Tuesday, April 25, 2006

Why I Worry

First Comes Baby:

The attitude that marriage is not necessary to nurture and raise our children is actually a new one in the black community. Historically, blacks have valued the institution of marriage and the traditional two- parent household. In 1890, 80 percent of African-American families were headed by two parents, even though many had started life in forced family separation under slavery. Even in the 1960s, when black Americans were in the height of civil rights strife, 23 percent of black babies were born out of wedlock, a modest figure compared with 70 percent today. And today's single moms aren't just welfare teens, either. Most out-of-wedlock black babies are being born to women in their 20s and 30s across the economic spectrum.

While the stigma against children born out of wedlock has diminished, the impact on community bonds has not. A recent study for the journal Criminology has revealed that "neighborhoods with larger portions of adults who are less 'invested' in marriage and residential stability are more likely to see higher rates of assault by African-American males." Children raised in fatherless homes are more likely to be delinquent, do poorly in school, have lower self-esteem, become chemical abusers, and reproduce the same family pattern in their own lives. In most cases, no matter how strong or diligent a mother may be, children have a subconscious knowledge of what is right and wrong in a family set up. Boys turn to their fathers for their sense of masculinity and manhood. If their dad isn't around, the streets and group aggression are the next best thing for most.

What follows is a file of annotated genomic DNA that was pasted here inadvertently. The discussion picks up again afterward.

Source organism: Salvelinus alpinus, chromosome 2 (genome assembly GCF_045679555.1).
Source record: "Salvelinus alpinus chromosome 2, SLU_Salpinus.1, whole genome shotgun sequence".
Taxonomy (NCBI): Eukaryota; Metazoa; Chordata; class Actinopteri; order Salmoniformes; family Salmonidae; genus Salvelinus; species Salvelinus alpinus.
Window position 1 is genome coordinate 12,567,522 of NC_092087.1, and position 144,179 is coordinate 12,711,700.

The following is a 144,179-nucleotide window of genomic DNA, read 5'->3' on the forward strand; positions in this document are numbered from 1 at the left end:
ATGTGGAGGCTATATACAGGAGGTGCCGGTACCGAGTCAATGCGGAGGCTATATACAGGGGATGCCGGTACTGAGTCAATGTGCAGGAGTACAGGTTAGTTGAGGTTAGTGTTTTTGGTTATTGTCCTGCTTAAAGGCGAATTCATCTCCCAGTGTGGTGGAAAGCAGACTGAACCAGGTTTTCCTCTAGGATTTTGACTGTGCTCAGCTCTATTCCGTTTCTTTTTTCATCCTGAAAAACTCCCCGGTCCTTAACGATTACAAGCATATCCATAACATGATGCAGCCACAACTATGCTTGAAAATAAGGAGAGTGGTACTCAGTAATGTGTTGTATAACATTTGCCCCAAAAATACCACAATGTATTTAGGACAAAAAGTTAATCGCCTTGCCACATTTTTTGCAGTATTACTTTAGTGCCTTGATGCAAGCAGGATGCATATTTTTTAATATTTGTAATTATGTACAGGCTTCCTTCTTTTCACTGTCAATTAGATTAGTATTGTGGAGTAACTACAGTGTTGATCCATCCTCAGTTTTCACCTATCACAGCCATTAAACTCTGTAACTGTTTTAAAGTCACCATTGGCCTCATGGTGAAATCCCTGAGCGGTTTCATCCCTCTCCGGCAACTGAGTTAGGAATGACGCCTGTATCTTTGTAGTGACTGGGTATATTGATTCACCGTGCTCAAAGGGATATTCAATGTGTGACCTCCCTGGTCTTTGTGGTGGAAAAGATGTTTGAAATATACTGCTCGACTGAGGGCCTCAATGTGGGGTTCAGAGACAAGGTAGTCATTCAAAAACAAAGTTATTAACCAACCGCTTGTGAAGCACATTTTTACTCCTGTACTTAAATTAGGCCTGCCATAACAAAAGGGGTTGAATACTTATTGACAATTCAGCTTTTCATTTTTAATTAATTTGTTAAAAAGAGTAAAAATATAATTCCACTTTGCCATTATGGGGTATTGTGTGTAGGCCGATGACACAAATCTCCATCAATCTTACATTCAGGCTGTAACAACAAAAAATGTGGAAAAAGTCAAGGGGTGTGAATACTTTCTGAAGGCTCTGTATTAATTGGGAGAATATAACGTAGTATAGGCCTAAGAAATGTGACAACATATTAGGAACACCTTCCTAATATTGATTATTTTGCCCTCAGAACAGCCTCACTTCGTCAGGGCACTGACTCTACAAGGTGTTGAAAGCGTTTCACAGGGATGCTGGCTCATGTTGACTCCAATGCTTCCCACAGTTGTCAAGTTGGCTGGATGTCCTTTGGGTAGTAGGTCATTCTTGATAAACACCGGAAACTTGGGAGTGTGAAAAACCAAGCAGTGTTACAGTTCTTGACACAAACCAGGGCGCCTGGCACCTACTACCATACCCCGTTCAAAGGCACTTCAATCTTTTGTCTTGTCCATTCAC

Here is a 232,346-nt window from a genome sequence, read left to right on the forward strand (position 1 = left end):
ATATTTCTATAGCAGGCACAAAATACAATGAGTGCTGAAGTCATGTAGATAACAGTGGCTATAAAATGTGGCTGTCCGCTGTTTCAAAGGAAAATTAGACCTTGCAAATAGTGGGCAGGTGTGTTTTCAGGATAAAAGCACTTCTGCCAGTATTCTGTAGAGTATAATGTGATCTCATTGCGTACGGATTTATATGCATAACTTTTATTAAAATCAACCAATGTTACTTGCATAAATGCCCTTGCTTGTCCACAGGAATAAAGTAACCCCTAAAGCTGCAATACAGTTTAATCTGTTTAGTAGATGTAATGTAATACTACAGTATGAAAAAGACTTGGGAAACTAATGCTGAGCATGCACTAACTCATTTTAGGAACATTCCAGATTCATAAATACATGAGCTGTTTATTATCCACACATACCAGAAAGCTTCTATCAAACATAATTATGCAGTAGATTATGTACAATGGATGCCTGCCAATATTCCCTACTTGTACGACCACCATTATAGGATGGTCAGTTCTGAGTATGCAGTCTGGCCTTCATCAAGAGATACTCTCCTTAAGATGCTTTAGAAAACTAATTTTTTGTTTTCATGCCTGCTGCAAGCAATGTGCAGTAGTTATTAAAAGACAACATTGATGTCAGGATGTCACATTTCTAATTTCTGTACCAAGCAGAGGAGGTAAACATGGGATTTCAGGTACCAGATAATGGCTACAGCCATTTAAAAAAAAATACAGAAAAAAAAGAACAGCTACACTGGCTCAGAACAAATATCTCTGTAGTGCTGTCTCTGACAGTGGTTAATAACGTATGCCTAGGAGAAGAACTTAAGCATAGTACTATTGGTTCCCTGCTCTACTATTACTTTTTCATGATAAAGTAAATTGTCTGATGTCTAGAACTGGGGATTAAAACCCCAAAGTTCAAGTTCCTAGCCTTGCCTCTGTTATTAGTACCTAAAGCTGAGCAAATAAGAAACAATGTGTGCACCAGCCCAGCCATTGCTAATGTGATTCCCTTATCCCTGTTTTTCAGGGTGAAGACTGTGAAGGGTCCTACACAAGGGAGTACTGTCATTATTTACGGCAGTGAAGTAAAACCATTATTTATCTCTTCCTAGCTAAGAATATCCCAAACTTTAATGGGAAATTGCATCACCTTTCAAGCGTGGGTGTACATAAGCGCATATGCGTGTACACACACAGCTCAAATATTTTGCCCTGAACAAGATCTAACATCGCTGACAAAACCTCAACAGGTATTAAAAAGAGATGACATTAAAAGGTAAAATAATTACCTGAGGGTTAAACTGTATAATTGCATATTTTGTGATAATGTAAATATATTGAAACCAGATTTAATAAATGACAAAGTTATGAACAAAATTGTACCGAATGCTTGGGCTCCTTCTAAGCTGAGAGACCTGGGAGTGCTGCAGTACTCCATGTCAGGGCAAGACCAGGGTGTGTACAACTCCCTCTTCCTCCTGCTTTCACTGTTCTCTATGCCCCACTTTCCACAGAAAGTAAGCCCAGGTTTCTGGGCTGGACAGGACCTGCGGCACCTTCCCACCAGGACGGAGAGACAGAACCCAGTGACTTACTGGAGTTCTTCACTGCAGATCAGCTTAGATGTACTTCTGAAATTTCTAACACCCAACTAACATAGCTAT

Currently, I work in social services in Fishtown/Kensington, one of the poorer neighborhoods of Philadelphia; my first job in PA was abstracting fatherhood reseach, reading study after journal after monograph and ferreting out the hypotheses and results. I can tell you that this is true for white boys as well, from the studies I've read and the incidents I've seen. The problem of father absence is perhaps more strongly felt in the African American community, but boys with an absent father suffer, no doubt.

It's not just my personal emotions that come into play here: it's the weight of my knowledge base that drives my worries about what the future holds for my son.


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